Thinking about Noah Webster on anniversary of American dictionary

The anniversary of the publication of Noah Webster’s American Dictionary of the English Language was four days ago (April 14, 1828). Each year I acknowledge this historic accomplishment (check out last year’s blog ─What Noah Webster knew 185 years ago).

I’ve been reading recently about the history of dictionaries to understand where Noah Webster fits among the long list of folk who have developed “word lists,” or dictionaries. And I do mean long list.[1]

But a quick detour. Years ago, a 4-5 year old Noah (named, in part, after Noah Webster) was asking me a question I have never forgotten: “Mom, tell me all the bad words so I can know what not to say.”  I told him he already knew all the bad words he was not supposed to say. He pursued this line of thought: “No, I mean tell me ALL of them. There’s a list of them — I need to know ALL of them.” I continued to hold my line in the sand: “You already know them, Noah. You know ….” and then I proceeded to list off a few of the four-letter words I knew that he knew. He argued with some certainty, that there were others I was holding out on. Somehow the conversation thankfully moved elsewhere.

As I think back on this, my 4-5 year old already knew what a dictionary was. When we would identify words we didn’t know, I would open the dictionary (yes, a Webster’s print dictionary) and look up the word. I would point out to Noah that we needed to start the search by knowing the beginning letter of the word and then search among many words to find our word. I would read the definition out loud and he would typically remember the definition, much to my surprise.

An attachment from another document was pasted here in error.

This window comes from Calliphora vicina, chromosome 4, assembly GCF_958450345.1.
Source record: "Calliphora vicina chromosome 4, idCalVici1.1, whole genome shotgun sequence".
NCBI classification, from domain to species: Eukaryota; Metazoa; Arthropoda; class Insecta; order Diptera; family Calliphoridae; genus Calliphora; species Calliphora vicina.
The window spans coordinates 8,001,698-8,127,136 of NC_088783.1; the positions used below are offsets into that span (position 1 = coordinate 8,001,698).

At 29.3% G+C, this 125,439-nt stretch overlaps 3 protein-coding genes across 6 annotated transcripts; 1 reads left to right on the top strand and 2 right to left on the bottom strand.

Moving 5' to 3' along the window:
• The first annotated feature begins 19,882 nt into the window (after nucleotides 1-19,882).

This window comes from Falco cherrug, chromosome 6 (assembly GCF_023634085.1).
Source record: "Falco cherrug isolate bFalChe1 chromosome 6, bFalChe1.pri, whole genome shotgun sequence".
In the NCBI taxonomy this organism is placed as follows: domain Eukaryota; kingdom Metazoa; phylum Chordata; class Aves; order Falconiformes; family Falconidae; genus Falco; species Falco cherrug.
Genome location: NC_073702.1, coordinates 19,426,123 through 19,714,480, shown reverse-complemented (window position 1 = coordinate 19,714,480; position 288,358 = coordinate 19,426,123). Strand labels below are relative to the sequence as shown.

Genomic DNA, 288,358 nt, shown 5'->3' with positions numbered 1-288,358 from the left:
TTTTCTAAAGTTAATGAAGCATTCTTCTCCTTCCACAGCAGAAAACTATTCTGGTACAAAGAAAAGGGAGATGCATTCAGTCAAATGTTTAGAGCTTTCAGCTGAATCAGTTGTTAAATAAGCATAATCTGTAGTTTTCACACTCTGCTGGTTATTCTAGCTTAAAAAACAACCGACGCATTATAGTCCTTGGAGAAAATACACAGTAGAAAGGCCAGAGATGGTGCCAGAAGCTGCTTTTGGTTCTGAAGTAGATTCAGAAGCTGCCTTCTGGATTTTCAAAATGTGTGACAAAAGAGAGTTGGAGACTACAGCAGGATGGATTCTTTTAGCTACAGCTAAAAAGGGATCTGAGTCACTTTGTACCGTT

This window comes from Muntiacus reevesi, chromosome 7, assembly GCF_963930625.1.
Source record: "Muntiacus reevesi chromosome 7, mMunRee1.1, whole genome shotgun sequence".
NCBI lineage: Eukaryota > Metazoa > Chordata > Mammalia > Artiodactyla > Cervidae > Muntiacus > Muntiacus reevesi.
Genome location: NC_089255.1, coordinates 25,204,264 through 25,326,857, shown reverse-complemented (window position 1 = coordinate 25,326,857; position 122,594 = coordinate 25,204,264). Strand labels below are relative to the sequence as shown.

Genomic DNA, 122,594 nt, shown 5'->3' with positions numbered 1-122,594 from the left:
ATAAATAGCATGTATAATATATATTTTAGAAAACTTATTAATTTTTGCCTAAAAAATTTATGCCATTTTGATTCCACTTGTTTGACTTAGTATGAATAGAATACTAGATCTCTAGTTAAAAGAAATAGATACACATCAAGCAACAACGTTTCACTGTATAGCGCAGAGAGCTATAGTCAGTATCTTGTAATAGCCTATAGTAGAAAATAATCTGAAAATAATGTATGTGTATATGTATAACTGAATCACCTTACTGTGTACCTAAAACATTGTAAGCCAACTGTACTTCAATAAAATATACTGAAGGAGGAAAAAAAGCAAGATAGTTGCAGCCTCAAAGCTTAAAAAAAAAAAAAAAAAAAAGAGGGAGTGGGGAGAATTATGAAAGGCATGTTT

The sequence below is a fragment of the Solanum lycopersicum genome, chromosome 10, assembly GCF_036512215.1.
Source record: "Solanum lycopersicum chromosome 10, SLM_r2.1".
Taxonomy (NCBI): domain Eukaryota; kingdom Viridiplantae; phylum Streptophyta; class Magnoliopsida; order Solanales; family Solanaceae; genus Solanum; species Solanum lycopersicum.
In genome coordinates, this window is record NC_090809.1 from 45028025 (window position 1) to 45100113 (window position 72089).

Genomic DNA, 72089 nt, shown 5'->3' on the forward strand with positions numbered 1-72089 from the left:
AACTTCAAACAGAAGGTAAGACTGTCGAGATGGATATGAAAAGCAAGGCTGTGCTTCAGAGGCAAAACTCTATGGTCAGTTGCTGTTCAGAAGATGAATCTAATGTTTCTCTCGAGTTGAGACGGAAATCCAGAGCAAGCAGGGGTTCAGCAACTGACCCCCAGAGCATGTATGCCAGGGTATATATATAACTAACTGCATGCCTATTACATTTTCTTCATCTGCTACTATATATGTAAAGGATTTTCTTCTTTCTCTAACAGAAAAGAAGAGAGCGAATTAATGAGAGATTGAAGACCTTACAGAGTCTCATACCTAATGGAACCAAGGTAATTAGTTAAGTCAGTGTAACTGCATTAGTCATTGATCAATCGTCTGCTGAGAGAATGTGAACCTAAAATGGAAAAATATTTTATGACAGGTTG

So, 4-5 year old Noah knew that words lived somewhere in a giant book, courtesy of his name-sake, Noah Webster.

I knew when Noah asked me for a complete list of the “bad” words, that there were several of these words that were not likely in Webster’s dictionary. But it did not seem wise to list them for Noah, look them up in the dictionary, then tell him that the words were not in the dictionary because he was not supposed to use those words. It would have been a good lesson, to tell young Noah that Noah Webster thought those were bad words ─ and that’s why they were not in the dictionary. But with my son’s excellent memory, there was no doubt he was going to remember the bad words – whether in the dictionary or not ─ and he would be using them with his friends in pre-school the following days.

This side road brings me to one of the real topics at hand, what Noah Webster thought when he put together the dictionary for Americans. Clearly, he knew of words – slang words, inappropriate words[2] – that he did not put in the dictionary. Perhaps to him, cultural norms (manners?) trumped the actual use of words in the vernacular. More current dictionaries do include slang terms and offending phrases, and I personally appreciate that they do. If you’re going to speak the language, I think it all should be defined.

It’s pretty interesting that one of the motivations for publishing the Webster American Dictionary was so Americans would “have a national identity that wasn’t based on the language and ideas of England.”[3]  There were, of course, other English dictionaries out there ─ but they were developed in England. Noah Webster understood that it was not good for our nation to look to England and its cultural norms for our language at that point in our nation’s history. What great insight – for nation-building. He was also motivated to address the problem of regional dialects in our new nation; i.e., there were so many regional dialects that differed so greatly that many Americans could not – literally – communicate with one another. Indeed, how can a nation grow and sustain without a common language?